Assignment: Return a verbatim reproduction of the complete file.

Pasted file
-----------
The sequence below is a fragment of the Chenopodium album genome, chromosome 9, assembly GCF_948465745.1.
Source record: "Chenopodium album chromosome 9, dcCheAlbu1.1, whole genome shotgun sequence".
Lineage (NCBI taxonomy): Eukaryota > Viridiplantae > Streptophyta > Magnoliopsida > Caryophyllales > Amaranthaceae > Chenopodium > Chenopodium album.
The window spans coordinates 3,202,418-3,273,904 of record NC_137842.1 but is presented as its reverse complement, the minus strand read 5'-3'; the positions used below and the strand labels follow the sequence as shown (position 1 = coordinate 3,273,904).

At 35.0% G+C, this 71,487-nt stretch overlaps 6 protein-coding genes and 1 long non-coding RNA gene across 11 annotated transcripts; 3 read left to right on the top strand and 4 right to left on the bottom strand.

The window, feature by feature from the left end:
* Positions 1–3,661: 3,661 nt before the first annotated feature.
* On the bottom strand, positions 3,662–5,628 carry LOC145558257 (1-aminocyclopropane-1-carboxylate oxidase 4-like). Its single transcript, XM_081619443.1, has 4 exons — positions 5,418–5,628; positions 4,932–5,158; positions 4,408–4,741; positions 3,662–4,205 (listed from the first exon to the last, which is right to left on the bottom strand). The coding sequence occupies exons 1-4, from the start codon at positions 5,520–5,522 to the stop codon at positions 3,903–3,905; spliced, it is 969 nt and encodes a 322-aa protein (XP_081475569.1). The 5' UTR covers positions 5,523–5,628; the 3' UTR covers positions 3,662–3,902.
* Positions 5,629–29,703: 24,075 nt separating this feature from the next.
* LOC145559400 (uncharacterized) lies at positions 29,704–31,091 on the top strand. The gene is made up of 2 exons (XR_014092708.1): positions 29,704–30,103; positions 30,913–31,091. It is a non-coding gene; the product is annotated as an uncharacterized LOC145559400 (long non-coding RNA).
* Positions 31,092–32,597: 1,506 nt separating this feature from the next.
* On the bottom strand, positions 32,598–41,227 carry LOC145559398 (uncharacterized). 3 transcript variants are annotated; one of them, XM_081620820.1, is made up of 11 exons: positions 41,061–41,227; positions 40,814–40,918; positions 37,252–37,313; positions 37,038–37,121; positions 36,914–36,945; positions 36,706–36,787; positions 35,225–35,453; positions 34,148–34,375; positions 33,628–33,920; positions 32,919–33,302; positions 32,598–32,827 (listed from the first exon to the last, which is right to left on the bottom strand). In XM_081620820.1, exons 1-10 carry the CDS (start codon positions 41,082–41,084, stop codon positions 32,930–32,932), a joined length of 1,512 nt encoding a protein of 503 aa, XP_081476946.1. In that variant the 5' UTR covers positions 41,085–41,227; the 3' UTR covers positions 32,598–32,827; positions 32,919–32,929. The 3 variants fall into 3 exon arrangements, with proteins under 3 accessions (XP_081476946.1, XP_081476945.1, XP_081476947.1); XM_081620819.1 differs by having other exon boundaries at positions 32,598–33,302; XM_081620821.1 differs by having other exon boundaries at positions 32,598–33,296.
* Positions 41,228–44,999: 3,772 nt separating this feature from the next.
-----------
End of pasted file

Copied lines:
The sequence below is a fragment of the Chenopodium album genome, chromosome 9, assembly GCF_948465745.1.
Source record: "Chenopodium album chromosome 9, dcCheAlbu1.1, whole genome shotgun sequence".
Lineage (NCBI taxonomy): Eukaryota > Viridiplantae > Streptophyta > Magnoliopsida > Caryophyllales > Amaranthaceae > Chenopodium > Chenopodium album.
The window spans coordinates 3,202,418-3,273,904 of record NC_137842.1 but is presented as its reverse complement, the minus strand read 5'-3'; the positions used below and the strand labels follow the sequence as shown (position 1 = coordinate 3,273,904).

At 35.0% G+C, this 71,487-nt stretch overlaps 6 protein-coding genes and 1 long non-coding RNA gene across 11 annotated transcripts; 3 read left to right on the top strand and 4 right to left on the bottom strand.

The window, feature by feature from the left end:
* Positions 1–3,661: 3,661 nt before the first annotated feature.
* On the bottom strand, positions 3,662–5,628 carry LOC145558257 (1-aminocyclopropane-1-carboxylate oxidase 4-like). Its single transcript, XM_081619443.1, has 4 exons — positions 5,418–5,628; positions 4,932–5,158; positions 4,408–4,741; positions 3,662–4,205 (listed from the first exon to the last, which is right to left on the bottom strand). The coding sequence occupies exons 1-4, from the start codon at positions 5,520–5,522 to the stop codon at positions 3,903–3,905; spliced, it is 969 nt and encodes a 322-aa protein (XP_081475569.1). The 5' UTR covers positions 5,523–5,628; the 3' UTR covers positions 3,662–3,902.
* Positions 5,629–29,703: 24,075 nt separating this feature from the next.
* LOC145559400 (uncharacterized) lies at positions 29,704–31,091 on the top strand. The gene is made up of 2 exons (XR_014092708.1): positions 29,704–30,103; positions 30,913–31,091. It is a non-coding gene; the product is annotated as an uncharacterized LOC145559400 (long non-coding RNA).
* Positions 31,092–32,597: 1,506 nt separating this feature from the next.
* On the bottom strand, positions 32,598–41,227 carry LOC145559398 (uncharacterized). 3 transcript variants are annotated; one of them, XM_081620820.1, is made up of 11 exons: positions 41,061–41,227; positions 40,814–40,918; positions 37,252–37,313; positions 37,038–37,121; positions 36,914–36,945; positions 36,706–36,787; positions 35,225–35,453; positions 34,148–34,375; positions 33,628–33,920; positions 32,919–33,302; positions 32,598–32,827 (listed from the first exon to the last, which is right to left on the bottom strand). In XM_081620820.1, exons 1-10 carry the CDS (start codon positions 41,082–41,084, stop codon positions 32,930–32,932), a joined length of 1,512 nt encoding a protein of 503 aa, XP_081476946.1. In that variant the 5' UTR covers positions 41,085–41,227; the 3' UTR covers positions 32,598–32,827; positions 32,919–32,929. The 3 variants fall into 3 exon arrangements, with proteins under 3 accessions (XP_081476946.1, XP_081476945.1, XP_081476947.1); XM_081620819.1 differs by having other exon boundaries at positions 32,598–33,302; XM_081620821.1 differs by having other exon boundaries at positions 32,598–33,296.
* Positions 41,228–44,999: 3,772 nt separating this feature from the next.